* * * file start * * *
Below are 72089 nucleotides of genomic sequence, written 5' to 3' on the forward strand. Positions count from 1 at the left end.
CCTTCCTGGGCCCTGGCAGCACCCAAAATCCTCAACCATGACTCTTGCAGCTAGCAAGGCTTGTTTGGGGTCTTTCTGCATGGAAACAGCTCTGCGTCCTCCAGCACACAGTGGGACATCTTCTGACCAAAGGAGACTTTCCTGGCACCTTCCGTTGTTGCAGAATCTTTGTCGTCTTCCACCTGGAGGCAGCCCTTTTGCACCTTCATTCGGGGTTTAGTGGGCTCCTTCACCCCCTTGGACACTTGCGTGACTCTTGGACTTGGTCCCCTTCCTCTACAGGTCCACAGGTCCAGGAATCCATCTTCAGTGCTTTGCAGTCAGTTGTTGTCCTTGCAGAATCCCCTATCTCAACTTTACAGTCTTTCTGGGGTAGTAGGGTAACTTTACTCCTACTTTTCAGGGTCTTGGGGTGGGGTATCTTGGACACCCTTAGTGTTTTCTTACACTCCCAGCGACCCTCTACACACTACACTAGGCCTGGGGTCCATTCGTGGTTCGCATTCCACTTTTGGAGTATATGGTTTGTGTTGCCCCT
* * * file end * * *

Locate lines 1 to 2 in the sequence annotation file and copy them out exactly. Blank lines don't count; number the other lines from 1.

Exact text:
Below are 72089 nucleotides of genomic sequence, written 5' to 3' on the forward strand. Positions count from 1 at the left end.
CCTTCCTGGGCCCTGGCAGCACCCAAAATCCTCAACCATGACTCTTGCAGCTAGCAAGGCTTGTTTGGGGTCTTTCTGCATGGAAACAGCTCTGCGTCCTCCAGCACACAGTGGGACATCTTCTGACCAAAGGAGACTTTCCTGGCACCTTCCGTTGTTGCAGAATCTTTGTCGTCTTCCACCTGGAGGCAGCCCTTTTGCACCTTCATTCGGGGTTTAGTGGGCTCCTTCACCCCCTTGGACACTTGCGTGACTCTTGGACTTGGTCCCCTTCCTCTACAGGTCCACAGGTCCAGGAATCCATCTTCAGTGCTTTGCAGTCAGTTGTTGTCCTTGCAGAATCCCCTATCTCAACTTTACAGTCTTTCTGGGGTAGTAGGGTAACTTTACTCCTACTTTTCAGGGTCTTGGGGTGGGGTATCTTGGACACCCTTAGTGTTTTCTTACACTCCCAGCGACCCTCTACACACTACACTAGGCCTGGGGTCCATTCGTGGTTCGCATTCCACTTTTGGAGTATATGGTTTGTGTTGCCCCT